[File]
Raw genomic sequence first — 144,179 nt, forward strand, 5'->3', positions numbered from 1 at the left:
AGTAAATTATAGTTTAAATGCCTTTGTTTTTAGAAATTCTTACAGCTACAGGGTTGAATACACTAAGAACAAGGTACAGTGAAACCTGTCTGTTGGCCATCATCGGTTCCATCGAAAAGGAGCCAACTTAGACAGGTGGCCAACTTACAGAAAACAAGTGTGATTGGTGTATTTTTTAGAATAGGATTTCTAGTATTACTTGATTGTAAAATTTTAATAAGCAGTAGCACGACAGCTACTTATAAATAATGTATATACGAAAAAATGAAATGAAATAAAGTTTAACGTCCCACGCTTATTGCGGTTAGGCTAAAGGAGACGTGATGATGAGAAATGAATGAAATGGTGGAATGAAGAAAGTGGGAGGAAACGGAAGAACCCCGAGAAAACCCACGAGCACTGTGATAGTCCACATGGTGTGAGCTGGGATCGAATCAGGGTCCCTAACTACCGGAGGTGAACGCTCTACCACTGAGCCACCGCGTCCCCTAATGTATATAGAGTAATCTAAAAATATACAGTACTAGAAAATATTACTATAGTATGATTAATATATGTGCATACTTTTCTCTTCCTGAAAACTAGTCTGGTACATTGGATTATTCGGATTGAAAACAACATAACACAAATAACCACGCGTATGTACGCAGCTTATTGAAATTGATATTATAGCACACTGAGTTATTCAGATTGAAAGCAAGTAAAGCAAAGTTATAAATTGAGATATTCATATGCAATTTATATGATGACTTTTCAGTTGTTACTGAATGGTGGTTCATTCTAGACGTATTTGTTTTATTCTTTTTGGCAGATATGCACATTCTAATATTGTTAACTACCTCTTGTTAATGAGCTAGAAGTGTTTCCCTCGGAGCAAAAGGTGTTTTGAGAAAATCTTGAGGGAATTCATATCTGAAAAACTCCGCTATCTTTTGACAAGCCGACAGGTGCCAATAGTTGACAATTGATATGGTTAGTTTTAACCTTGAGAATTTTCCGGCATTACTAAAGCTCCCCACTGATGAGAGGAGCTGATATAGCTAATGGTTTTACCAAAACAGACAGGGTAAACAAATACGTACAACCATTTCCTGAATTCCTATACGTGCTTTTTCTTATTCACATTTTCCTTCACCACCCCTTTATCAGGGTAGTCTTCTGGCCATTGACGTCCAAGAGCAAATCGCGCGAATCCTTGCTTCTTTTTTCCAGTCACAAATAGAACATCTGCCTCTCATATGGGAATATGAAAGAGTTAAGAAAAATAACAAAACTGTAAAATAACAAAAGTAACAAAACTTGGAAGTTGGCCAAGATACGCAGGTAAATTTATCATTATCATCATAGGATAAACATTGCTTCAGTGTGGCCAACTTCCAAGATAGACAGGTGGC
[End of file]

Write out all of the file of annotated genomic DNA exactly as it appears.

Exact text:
Raw genomic sequence first — 144,179 nt, forward strand, 5'->3', positions numbered from 1 at the left:
AGTAAATTATAGTTTAAATGCCTTTGTTTTTAGAAATTCTTACAGCTACAGGGTTGAATACACTAAGAACAAGGTACAGTGAAACCTGTCTGTTGGCCATCATCGGTTCCATCGAAAAGGAGCCAACTTAGACAGGTGGCCAACTTACAGAAAACAAGTGTGATTGGTGTATTTTTTAGAATAGGATTTCTAGTATTACTTGATTGTAAAATTTTAATAAGCAGTAGCACGACAGCTACTTATAAATAATGTATATACGAAAAAATGAAATGAAATAAAGTTTAACGTCCCACGCTTATTGCGGTTAGGCTAAAGGAGACGTGATGATGAGAAATGAATGAAATGGTGGAATGAAGAAAGTGGGAGGAAACGGAAGAACCCCGAGAAAACCCACGAGCACTGTGATAGTCCACATGGTGTGAGCTGGGATCGAATCAGGGTCCCTAACTACCGGAGGTGAACGCTCTACCACTGAGCCACCGCGTCCCCTAATGTATATAGAGTAATCTAAAAATATACAGTACTAGAAAATATTACTATAGTATGATTAATATATGTGCATACTTTTCTCTTCCTGAAAACTAGTCTGGTACATTGGATTATTCGGATTGAAAACAACATAACACAAATAACCACGCGTATGTACGCAGCTTATTGAAATTGATATTATAGCACACTGAGTTATTCAGATTGAAAGCAAGTAAAGCAAAGTTATAAATTGAGATATTCATATGCAATTTATATGATGACTTTTCAGTTGTTACTGAATGGTGGTTCATTCTAGACGTATTTGTTTTATTCTTTTTGGCAGATATGCACATTCTAATATTGTTAACTACCTCTTGTTAATGAGCTAGAAGTGTTTCCCTCGGAGCAAAAGGTGTTTTGAGAAAATCTTGAGGGAATTCATATCTGAAAAACTCCGCTATCTTTTGACAAGCCGACAGGTGCCAATAGTTGACAATTGATATGGTTAGTTTTAACCTTGAGAATTTTCCGGCATTACTAAAGCTCCCCACTGATGAGAGGAGCTGATATAGCTAATGGTTTTACCAAAACAGACAGGGTAAACAAATACGTACAACCATTTCCTGAATTCCTATACGTGCTTTTTCTTATTCACATTTTCCTTCACCACCCCTTTATCAGGGTAGTCTTCTGGCCATTGACGTCCAAGAGCAAATCGCGCGAATCCTTGCTTCTTTTTTCCAGTCACAAATAGAACATCTGCCTCTCATATGGGAATATGAAAGAGTTAAGAAAAATAACAAAACTGTAAAATAACAAAAGTAACAAAACTTGGAAGTTGGCCAAGATACGCAGGTAAATTTATCATTATCATCATAGGATAAACATTGCTTCAGTGTGGCCAACTTCCAAGATAGACAGGTGGC